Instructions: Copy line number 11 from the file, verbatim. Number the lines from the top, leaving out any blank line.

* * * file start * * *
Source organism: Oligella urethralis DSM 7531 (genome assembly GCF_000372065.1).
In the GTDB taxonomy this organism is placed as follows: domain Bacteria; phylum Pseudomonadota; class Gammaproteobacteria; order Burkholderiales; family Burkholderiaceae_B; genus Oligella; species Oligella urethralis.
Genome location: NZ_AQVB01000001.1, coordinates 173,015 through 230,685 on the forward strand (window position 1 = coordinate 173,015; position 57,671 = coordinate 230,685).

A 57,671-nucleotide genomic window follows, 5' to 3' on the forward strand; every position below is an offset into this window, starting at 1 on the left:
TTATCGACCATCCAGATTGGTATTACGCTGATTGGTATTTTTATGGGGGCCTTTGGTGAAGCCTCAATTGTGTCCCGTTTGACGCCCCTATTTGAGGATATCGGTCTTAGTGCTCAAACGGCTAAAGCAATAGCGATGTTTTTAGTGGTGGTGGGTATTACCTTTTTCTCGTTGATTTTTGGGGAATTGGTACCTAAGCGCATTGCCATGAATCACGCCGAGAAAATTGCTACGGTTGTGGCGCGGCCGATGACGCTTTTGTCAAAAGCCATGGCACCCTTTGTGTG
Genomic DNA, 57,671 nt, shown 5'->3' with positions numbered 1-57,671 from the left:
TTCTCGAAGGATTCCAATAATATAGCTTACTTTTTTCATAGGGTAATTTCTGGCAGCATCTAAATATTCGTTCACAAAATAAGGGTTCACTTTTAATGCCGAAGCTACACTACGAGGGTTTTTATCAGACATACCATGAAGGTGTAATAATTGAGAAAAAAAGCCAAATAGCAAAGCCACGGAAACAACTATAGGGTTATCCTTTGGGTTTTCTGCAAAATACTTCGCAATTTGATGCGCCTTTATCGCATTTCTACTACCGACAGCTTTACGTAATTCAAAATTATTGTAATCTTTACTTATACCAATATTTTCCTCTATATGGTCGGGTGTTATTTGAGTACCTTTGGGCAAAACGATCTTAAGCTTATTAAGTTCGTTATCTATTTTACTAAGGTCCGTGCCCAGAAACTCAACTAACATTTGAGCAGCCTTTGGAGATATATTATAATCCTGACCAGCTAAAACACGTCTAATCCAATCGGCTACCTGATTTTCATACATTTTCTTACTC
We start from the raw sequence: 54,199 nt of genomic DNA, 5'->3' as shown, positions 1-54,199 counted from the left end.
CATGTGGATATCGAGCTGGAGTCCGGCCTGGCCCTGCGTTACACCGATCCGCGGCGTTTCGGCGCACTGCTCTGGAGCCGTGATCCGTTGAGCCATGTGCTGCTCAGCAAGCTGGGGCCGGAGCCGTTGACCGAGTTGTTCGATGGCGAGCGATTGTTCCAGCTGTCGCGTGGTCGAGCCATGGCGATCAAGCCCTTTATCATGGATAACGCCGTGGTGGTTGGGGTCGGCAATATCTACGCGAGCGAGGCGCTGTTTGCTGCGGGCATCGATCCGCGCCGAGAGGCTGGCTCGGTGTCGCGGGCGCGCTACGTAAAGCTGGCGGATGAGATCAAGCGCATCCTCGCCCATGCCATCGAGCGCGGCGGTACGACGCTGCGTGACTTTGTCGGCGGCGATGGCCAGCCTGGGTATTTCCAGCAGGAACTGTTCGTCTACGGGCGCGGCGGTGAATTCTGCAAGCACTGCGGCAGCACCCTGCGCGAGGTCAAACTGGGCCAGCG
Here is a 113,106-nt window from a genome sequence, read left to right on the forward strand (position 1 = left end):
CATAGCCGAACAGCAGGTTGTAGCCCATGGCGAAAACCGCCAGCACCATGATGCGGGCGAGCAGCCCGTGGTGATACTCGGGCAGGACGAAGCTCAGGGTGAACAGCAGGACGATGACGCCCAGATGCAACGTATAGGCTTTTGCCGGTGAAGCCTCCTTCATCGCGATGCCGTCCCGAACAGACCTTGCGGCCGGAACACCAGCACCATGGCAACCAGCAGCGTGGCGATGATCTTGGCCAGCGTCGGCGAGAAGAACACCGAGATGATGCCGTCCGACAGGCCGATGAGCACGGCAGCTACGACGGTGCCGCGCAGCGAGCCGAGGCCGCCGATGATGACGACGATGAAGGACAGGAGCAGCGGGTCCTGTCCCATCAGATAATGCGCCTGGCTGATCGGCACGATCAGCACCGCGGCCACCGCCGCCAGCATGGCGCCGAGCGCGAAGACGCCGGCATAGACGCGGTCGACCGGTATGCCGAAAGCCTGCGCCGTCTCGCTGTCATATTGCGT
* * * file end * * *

CATAGCCGAACAGCAGGTTGTAGCCCATGGCGAAAACCGCCAGCACCATGATGCGGGCGAGCAGCCCGTGGTGATACTCGGGCAGGACGAAGCTCAGGGTGAACAGCAGGACGATGACGCCCAGATGCAACGTATAGGCTTTTGCCGGTGAAGCCTCCTTCATCGCGATGCCGTCCCGAACAGACCTTGCGGCCGGAACACCAGCACCATGGCAACCAGCAGCGTGGCGATGATCTTGGCCAGCGTCGGCGAGAAGAACACCGAGATGATGCCGTCCGACAGGCCGATGAGCACGGCAGCTACGACGGTGCCGCGCAGCGAGCCGAGGCCGCCGATGATGACGACGATGAAGGACAGGAGCAGCGGGTCCTGTCCCATCAGATAATGCGCCTGGCTGATCGGCACGATCAGCACCGCGGCCACCGCCGCCAGCATGGCGCCGAGCGCGAAGACGCCGGCATAGACGCGGTCGACCGGTATGCCGAAAGCCTGCGCCGTCTCGCTGTCATATTGCGT